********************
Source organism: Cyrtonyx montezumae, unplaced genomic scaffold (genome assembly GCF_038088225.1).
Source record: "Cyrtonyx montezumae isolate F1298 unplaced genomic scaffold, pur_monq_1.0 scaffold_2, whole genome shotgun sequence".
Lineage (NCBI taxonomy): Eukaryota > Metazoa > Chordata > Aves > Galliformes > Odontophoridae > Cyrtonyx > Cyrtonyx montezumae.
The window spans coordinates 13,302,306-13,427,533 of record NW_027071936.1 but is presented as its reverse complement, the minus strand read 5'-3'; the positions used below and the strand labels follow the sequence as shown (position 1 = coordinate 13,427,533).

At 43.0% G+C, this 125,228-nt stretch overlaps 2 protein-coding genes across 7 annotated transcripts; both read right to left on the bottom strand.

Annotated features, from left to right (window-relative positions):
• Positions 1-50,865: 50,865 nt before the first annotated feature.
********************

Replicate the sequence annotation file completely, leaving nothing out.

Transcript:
Source organism: Cyrtonyx montezumae, unplaced genomic scaffold (genome assembly GCF_038088225.1).
Source record: "Cyrtonyx montezumae isolate F1298 unplaced genomic scaffold, pur_monq_1.0 scaffold_2, whole genome shotgun sequence".
Lineage (NCBI taxonomy): Eukaryota > Metazoa > Chordata > Aves > Galliformes > Odontophoridae > Cyrtonyx > Cyrtonyx montezumae.
The window spans coordinates 13,302,306-13,427,533 of record NW_027071936.1 but is presented as its reverse complement, the minus strand read 5'-3'; the positions used below and the strand labels follow the sequence as shown (position 1 = coordinate 13,427,533).

At 43.0% G+C, this 125,228-nt stretch overlaps 2 protein-coding genes across 7 annotated transcripts; both read right to left on the bottom strand.

Annotated features, from left to right (window-relative positions):
• Positions 1-50,865: 50,865 nt before the first annotated feature.